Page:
Shootin’ n Snaggin’ with the Frugal Fisherman
No matter how hard I try, I can’t for the life of me fully embrace artificial bait fishing. Don‘t get me wrong, I use my fair share of spinnerbaits, jigs, rooster tails and plastics. But every time I’m unable to figure out the fishing pattern or entice a strike, I get antsy.
It’s about that time I wish I had a bobber and an earthworm. Or better yet a half ounce lead weight, a circle hook and a night crawler. Those are two tried and tested methods that always seem to land me a fish or two.
Armed with the above predisposition, I decided instead of ending another outing with the frustration of ‘wishing I had a worm,” I’d build my own worm bed. Though worms aren’t expensive, living in Lexington provides a challenge for someone who wants 10 worms and fast. Besides, for an avid gardener like myself, a worm bed provides an awesome opportunity to compost my table scraps and yard waste, all while cultivating a happy and prosperous community of earthworms.
The real kicker in all this is building your own worm bed is cheap and fairly easy. As you will see below.
List of materials
You can find all the materials below you don’t already have at your local hardware store at a total cost of around $40.
12 concrete blocks ($2 each)
Plastic lining ($8)
Shredded newspaper or cardboard (free)
Organic fertilizer (horse, cow, poultry or rabbit manure / 3 cubic feet (2 large bags) » $12; free if you know a farmer)
A couple of old boards (free)
Choose the location for your worm bed. Consider the size of the worm bed you plan to build when choosing the location. It is also a good idea to choose a location that is not in direct sunlight all day long. This will make it easier to keep moisture in the worm bed.
Form the walls of your fishing worm bed by creating a rectangle with your blocks – 4 blocks on each side with two across each end (the final rectangle should measure 5’4” long by 4’ wide). Butt the ends of the blocks together, making sure the edges match up well. Note – A smaller bed can be built using less blocks and less space. Calculate the blocks needed accordingly.
Line the inside of the rectangle block enclosure with thick landscaping plastic. This can be cut or folded to size. The plastic should cover the bottom and all of the sides of your rectangle.
Soak shredded newspaper or cardboard in water (by all means use your old copies of North of Center). Shake off the excess water and place the paper inside the bed, taking care to cover the entire area. Fill the worm bed halfway with paper—roughly 4 inches deep.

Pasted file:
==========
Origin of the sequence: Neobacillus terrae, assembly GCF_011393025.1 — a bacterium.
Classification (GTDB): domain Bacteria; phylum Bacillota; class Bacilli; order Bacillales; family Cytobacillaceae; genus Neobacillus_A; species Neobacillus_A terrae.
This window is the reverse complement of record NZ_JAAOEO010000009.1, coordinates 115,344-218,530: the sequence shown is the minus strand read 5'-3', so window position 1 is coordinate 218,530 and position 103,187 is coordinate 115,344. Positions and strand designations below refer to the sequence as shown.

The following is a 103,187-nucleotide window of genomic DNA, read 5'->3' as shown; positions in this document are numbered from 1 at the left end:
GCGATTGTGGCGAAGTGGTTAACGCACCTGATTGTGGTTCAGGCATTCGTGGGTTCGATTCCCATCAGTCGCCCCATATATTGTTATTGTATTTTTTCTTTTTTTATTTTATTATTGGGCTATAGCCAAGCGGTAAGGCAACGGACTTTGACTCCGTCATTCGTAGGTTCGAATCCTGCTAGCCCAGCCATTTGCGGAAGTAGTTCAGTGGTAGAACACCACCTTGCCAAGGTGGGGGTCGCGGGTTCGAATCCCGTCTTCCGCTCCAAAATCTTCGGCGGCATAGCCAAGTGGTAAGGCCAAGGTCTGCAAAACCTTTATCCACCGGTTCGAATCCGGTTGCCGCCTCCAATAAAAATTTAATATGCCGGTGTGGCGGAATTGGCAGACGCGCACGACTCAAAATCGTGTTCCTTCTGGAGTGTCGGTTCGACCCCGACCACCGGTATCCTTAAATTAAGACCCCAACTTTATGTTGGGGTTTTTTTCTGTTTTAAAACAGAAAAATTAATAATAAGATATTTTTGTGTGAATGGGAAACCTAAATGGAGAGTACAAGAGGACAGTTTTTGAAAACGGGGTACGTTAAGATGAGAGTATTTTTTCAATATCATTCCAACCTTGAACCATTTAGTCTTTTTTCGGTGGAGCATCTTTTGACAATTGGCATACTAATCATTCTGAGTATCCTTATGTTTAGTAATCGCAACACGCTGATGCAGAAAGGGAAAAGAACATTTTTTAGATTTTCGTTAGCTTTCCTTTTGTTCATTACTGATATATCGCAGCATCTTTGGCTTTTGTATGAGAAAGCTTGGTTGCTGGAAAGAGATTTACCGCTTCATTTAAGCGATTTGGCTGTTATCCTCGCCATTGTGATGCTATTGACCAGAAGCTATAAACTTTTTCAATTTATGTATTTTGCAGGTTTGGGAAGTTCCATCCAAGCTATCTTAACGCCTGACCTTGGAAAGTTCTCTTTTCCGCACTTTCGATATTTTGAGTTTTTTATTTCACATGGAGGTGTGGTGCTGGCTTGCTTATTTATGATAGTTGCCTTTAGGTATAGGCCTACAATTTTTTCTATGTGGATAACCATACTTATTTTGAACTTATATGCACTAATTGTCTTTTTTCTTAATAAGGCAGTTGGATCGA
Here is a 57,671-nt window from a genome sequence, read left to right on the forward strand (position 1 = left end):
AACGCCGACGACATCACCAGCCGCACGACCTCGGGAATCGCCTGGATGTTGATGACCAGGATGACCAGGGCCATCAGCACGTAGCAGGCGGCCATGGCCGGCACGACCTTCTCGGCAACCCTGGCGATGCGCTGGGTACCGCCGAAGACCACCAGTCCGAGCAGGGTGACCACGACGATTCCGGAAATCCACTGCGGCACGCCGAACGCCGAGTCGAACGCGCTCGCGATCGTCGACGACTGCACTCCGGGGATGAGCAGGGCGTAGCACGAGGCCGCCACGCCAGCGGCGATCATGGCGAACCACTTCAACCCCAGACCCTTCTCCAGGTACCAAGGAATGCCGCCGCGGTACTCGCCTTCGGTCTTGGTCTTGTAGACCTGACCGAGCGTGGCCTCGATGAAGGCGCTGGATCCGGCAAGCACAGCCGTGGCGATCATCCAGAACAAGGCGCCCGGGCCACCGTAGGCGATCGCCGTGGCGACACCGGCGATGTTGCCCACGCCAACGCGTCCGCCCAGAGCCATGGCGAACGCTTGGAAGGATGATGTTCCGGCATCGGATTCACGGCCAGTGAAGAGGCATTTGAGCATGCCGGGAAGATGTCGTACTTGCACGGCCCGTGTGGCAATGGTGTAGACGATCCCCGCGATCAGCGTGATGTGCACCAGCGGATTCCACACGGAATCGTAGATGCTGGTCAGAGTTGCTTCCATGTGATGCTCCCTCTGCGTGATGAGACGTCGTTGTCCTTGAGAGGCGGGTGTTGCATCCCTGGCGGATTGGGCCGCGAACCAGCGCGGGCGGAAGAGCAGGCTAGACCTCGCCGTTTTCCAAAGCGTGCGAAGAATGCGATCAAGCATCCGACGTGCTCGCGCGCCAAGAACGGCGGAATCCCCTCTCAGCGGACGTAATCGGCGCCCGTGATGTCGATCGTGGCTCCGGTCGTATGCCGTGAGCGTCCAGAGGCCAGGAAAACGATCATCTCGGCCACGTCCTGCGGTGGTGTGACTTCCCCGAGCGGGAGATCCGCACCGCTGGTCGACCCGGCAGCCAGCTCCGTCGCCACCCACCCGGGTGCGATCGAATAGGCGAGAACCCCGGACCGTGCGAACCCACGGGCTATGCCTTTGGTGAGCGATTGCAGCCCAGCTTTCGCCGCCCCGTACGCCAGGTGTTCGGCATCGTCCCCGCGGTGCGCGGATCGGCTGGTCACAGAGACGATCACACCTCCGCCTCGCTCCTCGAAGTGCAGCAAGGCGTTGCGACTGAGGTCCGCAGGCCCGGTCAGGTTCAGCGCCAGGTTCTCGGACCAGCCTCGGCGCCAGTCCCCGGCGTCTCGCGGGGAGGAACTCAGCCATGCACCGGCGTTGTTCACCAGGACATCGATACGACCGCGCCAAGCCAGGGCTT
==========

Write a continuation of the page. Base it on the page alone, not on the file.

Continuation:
Pour the two bags of manure over the shredded paper. Make sure to spread the manure over the entire area. Fill the rest of the bed to the top with rich soil, table scraps and yard waste. Make sure if you buy topsoil that the soil doesn’t contain fertilizers or boosters that could kill your earthworms. An organic topsoil works best. Add a little water to the bed, but avoid making it soggy.
Add earthworms to the bed and let nature take its course. Sunlight will drive the earthworms into the bed.
Once the worms submerge cover the top of the bed with several old boards. You also might want to cover some of the bed with pieces of left over plastic. The boards and plastic will serve as deterrents for birds looking for a good meal. Do not seal the bed up completely. Worms need air.
Check your bed weekly to make sure the soil is moist. Water if needed. Place all your table scraps, such as coffee grounds, rinds, cores, egg shells, cutaways and leftovers, as well as grass clippings, leaves and any organic yard waste, in the bed each week. The worms will devour the scraps and make some of the richest soil you’ve ever seen in the process.
Turn your bed once a month to aerate and promote growth.
It won’t take long to have more worms than you know what to do with. And if you’re anything like me, those worms will come in handy and those table scraps and yard waste will finally go towards something good.
Hope to see you on the water,